# Accrual in Default Derivation of Credit CDS Curve

In Trading Credit Curves Part I by JP Morgan we have that each point on a credit (CDS) curve represents:

$$PV(\text{Fee Leg}) = PV(\text{Contingent Leg})$$

which is

$$S_n \sum_{i=1}^{n}\Delta_i PS_i DF_i + \text{Accrual on Default} = (1-R)\sum_{i=1}^{n}(Ps(i-1)-Psi)DF_i$$

where the accrual on Default is $S_n \sum_{i=1}^{n}\frac{\Delta i}{2}(Ps(i-1)-Psi)DF_i$

where $S_n$ is the spread for protection to period n, $\Delta_i$ is the length of time period i in years, $PSi$ is the probability of survival to time t, $DFi$ is the risk free discount factor to time i, $R$ is the recovery rate on default

I cannot understand why the accrual on default bit is there and i cannot see how it has been derived and the reasoning behind it. I really dont see why you dont just sum to time n when there is a default and discount that? I dont understand why we need the $\Delta_i$ in the first term on the LHS as it seems superfluous.

I suppose really I dont understand the LHS of the equation derivation at all.

The formula for the accrual on default $$S_n \sum_{i=1}^n \frac{\Delta_i}{2}(Ps(i-1)-Ps(i))DF_i$$ is just an approximation that says conditional on default occurring within period $i$ (probability of $Ps(i-1)-Ps(i)$), defaults occurs on average in the middle of the period, thus the $\frac{\Delta_i}{2}$ average accrual time from beginning of period to default.

• Ok thanks, yeah i understand this now, but I dont see why we need the $\Delta_i$ in the LHS??? Feb 8, 2018 at 9:24
• $S_n \Delta_i$ is the fixed leg coupon paid on a full period ($S_n$ is a rate, not an amount). Feb 8, 2018 at 9:31

The accrual on default is like the accrued interest on a bond. A credit default swap can be looked as a synthetic bond. As such, with each passing day, interest is earned to the seller of protection (similar to a holder of a bond). The accrual is due to the seller of protection (holder of the bond) but has not been paid since interest is paid on a periodic basis but earned over the entire holding period.

• The big difference is that on credit event, the interest accrued on a bond is wiped out (just the notional repayment is accelerated), but on the credit default swap, the running spread accrues until the day of the credit event. Sep 17, 2019 at 22:01

Simply speaking, as mentioned by Antoine, the accrual arises because default may happen between two payment dates and the accrued payment should be paid. $$\Delta_i$$ is the year fraction. Since $$S_n$$ is quoted as an annual rate, $$S_n\Delta_i$$ is the payment amount per \$1 notional.

However, in the formula you mentioned, default is modeled at the same frequency as coupon payments. More generally, we can model default at a different frequency in a more granular way.

As a simplified example, let $$t=1,\ldots,T$$ be possible default dates, such as months and $$d$$ be the period between two payment dates ($$d=3$$ for quarterly payments, in this case $$\Delta\approx0.25$$ depending on day count convention). Let $$\tau$$ be the random default time with $$1\leq\tau\leq T$$ and $$\tau\in\mathbb{Z}$$. We assume that $$T$$ is a multiple of $$\Delta$$. Then the formula becomes $$\frac{S_n}{d}\sum_{j=1}^{T/d}\mathbb{E}_0^Q\left[\tilde{DF}_{jd}I(\tau>jd)\right]+\frac{S_n}{d}\sum_{i=1}^T\mathbb{E}_0^Q\left[\tilde{DF}_i\left(\frac{i}{d}-\left\lfloor\frac{i}{d}\right\rfloor\right)I(\tau=i)\right] = (1-R)\sum_{i=1}^{T}\mathbb{E}_0^Q\left[\tilde{DF}_iI(\tau=i)\right]$$ where $$\mathbb{E}_0^Q$$ denotes conditional expectation at time 0 under the risk-neutral measure, $$I(A)$$ is an indicator function of event $$A$$, and $$\lfloor x\rfloor$$ is the largest integer that is less than or equal to $$x$$.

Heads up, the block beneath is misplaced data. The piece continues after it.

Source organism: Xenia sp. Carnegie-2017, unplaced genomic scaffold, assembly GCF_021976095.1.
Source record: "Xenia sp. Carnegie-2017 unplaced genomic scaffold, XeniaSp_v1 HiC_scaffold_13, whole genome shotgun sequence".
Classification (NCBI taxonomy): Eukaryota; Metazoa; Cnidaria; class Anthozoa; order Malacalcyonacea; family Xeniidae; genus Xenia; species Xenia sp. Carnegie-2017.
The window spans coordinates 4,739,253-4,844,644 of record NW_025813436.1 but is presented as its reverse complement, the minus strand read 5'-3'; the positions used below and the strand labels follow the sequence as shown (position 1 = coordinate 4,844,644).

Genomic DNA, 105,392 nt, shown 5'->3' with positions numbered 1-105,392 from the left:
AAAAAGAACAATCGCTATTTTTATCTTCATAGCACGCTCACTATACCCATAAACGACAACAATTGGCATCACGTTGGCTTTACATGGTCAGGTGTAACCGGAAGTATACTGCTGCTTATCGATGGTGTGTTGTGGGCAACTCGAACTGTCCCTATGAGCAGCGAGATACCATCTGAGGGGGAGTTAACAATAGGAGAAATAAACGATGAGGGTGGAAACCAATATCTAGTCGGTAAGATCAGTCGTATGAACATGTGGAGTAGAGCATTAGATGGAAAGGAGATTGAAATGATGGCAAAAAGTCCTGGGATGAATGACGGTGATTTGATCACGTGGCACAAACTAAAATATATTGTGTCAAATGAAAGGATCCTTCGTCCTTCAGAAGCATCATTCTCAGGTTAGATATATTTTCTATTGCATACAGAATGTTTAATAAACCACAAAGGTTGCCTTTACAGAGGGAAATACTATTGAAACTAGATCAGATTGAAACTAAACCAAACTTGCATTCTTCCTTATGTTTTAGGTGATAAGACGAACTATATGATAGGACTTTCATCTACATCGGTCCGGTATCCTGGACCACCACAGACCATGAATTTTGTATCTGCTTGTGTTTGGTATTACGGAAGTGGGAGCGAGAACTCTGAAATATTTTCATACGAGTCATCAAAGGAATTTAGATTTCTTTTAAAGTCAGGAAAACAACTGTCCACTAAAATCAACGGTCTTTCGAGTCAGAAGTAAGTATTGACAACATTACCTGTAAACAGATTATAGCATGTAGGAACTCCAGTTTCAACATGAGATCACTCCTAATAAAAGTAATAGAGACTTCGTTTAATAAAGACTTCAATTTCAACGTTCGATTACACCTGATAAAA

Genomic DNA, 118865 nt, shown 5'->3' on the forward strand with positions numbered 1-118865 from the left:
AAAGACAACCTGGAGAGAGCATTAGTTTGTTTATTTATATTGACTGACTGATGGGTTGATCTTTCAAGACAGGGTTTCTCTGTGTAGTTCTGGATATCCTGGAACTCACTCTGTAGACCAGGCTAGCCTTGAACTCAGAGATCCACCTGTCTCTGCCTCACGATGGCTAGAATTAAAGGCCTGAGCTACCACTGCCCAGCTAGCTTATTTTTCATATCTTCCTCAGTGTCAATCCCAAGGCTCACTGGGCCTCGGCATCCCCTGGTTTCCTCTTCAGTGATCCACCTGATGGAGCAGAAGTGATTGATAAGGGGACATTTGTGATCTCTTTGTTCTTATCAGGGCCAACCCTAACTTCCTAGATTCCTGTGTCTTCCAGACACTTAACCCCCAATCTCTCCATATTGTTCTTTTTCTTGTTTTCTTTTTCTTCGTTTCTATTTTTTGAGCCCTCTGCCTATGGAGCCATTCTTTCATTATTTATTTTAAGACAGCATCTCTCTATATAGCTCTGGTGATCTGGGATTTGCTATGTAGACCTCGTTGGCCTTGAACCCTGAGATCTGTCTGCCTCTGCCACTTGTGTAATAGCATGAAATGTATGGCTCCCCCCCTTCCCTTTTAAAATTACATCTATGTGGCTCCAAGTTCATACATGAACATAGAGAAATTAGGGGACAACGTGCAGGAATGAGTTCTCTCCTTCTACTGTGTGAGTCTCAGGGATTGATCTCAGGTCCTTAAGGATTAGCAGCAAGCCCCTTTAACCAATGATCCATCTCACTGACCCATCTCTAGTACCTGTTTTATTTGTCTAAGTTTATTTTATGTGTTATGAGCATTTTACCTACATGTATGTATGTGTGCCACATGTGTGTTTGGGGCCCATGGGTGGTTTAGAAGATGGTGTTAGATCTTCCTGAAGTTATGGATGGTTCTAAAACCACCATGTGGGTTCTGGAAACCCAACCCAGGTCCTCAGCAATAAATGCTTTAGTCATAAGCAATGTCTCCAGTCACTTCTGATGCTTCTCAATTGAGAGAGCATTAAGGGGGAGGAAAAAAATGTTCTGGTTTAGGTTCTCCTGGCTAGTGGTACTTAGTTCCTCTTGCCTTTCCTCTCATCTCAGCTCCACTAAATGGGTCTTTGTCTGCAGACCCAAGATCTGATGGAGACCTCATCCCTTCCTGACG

Here, $$jd$$ runs over all payment dates while $$i$$ runs over all possible default dates. The accrual on default arises due to mismatch between values of $$jd$$ and those of $$i$$. For example, if default happens at $$i=4$$, then one month has passed after the last payment date, the accrual is the payment corresponding to this 1 month period.

Finally, we assume independence between default and discount factor under the risk-neutral measure and define $$DF_{t}=\mathbb{E}_0^Q[\tilde{DF_t}],\quad SP_{t}=P^Q(\tau>t)=\mathbb{E}_0^Q[I(\tau>t)]$$ then $$\mathbb{E}_0^Q[I(\tau=t)]=SP_{t-1}-SP_{t}$$. We can rewrite the above equation as $$\frac{S_n}{d}\sum_{j=1}^{T/d}DF_{jd}SP_{jd}+\frac{S_n}{d}\sum_{i=1}^TDF_i\left(\frac{i}{d}-\left\lfloor\frac{i}{d}\right\rfloor\right)(SP_{i-1}-SP_i) = (1-R)\sum_{i=1}^{T}DF_i(SP_{i-1}-SP_i)$$

Now to conform to the equation you mentioned, we have to rewrite the summations of $$i$$ using $$j$$ with step $$d$$. Let $$\tau^d$$ be the random default time at payment dates, defined as $$\tau^d=jd$$ if $$(j-1)d<\tau\leq jd$$. For example, $$\tau^d=3$$ means default happens between time $$0$$ (excluded) and time $$3$$ (included). Then, we have $$P^Q(\tau^d=jd)=\sum_{k=(j-1)d+1}^{jd}(SP_{k-1}-SP_{k})=SP_{(j-1)d}-SP_{jd}$$ To add discount factor, we need to make the following assumption: $$DF_{(j-1)d+1}\approx\cdots\approx DF_{jd-1}\approx DF_{jd}$$ Then, the RHS becomes $$(1-R)\sum_{j=1}^{T/d}DF_{jd}(SP_{(j-1)d}-SP_{jd})$$ To rewrite the second term on the LHS, we assume $$\sum_{i=1}^TDF_i\left(\frac{i}{d}-\left\lfloor\frac{i}{d}\right\rfloor\right)(SP_{i-1}-SP_i)\approx\sum_{j=1}^{T/d}DF_{jd}\frac{1}{2}(SP_{(j-1)d}-SP_{jd})$$ which combines the assumption on the discount factor and an additional assumption that $$x-\lfloor x\rfloor$$ is on average around $$\frac{1}{2}$$.

Finally set $$\Delta=1/d$$, we arrive at the equation you mentioned, after re-defining the frequency.